This is the point, according to Daly - retraining, or rather the lack of it. For some of those teachers trained during the 1980s and 1990s, when Section 28 prevented local authorities from "promoting homosexuality", confusion still reigns about what they can and cannot teach - or even mention in front of their pupils. 

The infamous clause was specific in its homophobia: the "acceptability of homosexuality as a pretended family relationship" could not be mentioned in schools. But it's been 17 years since the clause was repealed in Scotland - indeed, it was one of the very first acts of the new Scottish Parliament (the rest of the UK followed suit three years later). Why are we still hearing this archaic language? 

"We repealed, we clapped and cheered, and then we just forgot," Daly says. After the bitter campaign in Scotland, in which an alliance of churches led by millionaire businessman Brian Souter poured money into "Keeping the Clause", the government was pleased with its victory, which seemed to establish Holyrood as a progressive political space early on in the life of the parliament. But without updating the curriculum or retraining teaching staff, Daly argues, it left a "massive vacuum" of uncertainty. 

The Stonewall research suggests a similar confusion is likely across the UK. Daly doesn't believe the situation in Scotland is notably worse than in England, and disputes the oft-cited allegation that the issue is somehow worse in Scotland's denominational schools. Homophobia may be "wrapped up in the language of religious belief" in certain schools, he says, but it's "just as much of a problem elsewhere. The TIE campaign doesn't have different strategies for different schools."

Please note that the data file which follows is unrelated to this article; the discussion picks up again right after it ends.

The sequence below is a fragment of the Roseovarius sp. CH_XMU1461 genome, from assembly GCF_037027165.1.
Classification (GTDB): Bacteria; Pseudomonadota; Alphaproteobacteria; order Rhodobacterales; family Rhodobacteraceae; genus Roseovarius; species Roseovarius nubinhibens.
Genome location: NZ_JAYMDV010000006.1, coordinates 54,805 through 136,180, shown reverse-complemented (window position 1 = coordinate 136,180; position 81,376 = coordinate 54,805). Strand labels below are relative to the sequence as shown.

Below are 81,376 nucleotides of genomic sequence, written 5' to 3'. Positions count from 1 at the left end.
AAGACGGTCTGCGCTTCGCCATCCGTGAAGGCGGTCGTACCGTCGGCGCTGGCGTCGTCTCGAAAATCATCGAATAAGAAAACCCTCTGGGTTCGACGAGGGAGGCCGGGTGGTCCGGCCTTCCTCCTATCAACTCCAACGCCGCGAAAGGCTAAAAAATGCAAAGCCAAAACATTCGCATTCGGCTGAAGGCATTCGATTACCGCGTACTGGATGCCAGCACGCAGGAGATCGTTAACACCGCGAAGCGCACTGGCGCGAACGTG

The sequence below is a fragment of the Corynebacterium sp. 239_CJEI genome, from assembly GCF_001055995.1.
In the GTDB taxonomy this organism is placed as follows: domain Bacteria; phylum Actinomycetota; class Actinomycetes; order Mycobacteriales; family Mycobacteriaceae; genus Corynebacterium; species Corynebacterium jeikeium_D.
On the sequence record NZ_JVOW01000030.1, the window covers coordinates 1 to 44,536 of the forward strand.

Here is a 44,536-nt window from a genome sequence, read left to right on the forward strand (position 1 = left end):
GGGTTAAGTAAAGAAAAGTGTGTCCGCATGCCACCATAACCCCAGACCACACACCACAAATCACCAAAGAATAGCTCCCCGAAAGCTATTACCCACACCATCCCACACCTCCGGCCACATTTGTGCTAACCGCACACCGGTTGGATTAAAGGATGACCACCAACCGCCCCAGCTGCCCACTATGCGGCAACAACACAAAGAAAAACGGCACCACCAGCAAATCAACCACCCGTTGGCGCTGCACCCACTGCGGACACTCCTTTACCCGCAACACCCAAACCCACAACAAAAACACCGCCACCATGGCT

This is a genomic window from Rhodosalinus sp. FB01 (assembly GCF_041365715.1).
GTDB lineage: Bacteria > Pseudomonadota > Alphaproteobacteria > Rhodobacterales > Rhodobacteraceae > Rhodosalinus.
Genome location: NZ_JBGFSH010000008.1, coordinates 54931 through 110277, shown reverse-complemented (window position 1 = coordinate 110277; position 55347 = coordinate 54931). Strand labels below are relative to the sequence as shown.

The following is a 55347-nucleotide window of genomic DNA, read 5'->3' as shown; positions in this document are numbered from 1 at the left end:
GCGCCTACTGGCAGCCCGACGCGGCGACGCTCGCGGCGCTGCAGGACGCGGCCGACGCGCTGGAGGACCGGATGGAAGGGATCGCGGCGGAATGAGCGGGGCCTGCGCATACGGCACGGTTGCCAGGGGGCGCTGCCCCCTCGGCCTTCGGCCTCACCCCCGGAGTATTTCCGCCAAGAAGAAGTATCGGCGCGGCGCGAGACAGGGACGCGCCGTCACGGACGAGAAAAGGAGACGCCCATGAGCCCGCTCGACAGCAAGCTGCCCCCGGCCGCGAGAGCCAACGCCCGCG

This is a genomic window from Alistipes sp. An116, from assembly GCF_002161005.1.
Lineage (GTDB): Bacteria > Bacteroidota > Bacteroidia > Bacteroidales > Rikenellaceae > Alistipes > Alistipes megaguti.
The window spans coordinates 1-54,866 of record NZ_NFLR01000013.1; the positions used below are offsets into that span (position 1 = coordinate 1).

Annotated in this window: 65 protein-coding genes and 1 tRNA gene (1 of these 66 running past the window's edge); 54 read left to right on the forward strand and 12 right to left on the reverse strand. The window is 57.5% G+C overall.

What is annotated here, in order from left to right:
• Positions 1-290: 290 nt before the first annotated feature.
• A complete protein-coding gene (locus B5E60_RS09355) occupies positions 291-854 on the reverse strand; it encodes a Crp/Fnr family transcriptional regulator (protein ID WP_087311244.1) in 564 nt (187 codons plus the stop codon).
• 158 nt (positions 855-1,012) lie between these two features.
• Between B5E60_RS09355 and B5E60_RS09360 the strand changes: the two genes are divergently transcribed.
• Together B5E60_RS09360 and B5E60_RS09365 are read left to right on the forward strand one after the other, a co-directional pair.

After initial disappointments - their thousands-strong petition to change the curriculum was thrown out by parliament in 2016 - the campaign has won the support of leaders such as Nicola Sturgeon and Kezia Dugdale, and recently, the backing of a majority of MSPs. The Scottish government has set up a working group, and promised a national strategy. 

But for Daly, who himself struggled at a young age with his sexuality and society's failure to accept it, the matter remains an urgent one.  At just 21, he can reel off countless painful stories of young LGBTI students - some of which end in tragedy. One of the saddest elements of the story from St Kentigern's is that the pupil claimed his school was the safest place he had to express his identity, because he was not out at home. Perhaps for a gay pupil in ten years time, that will be a guarantee.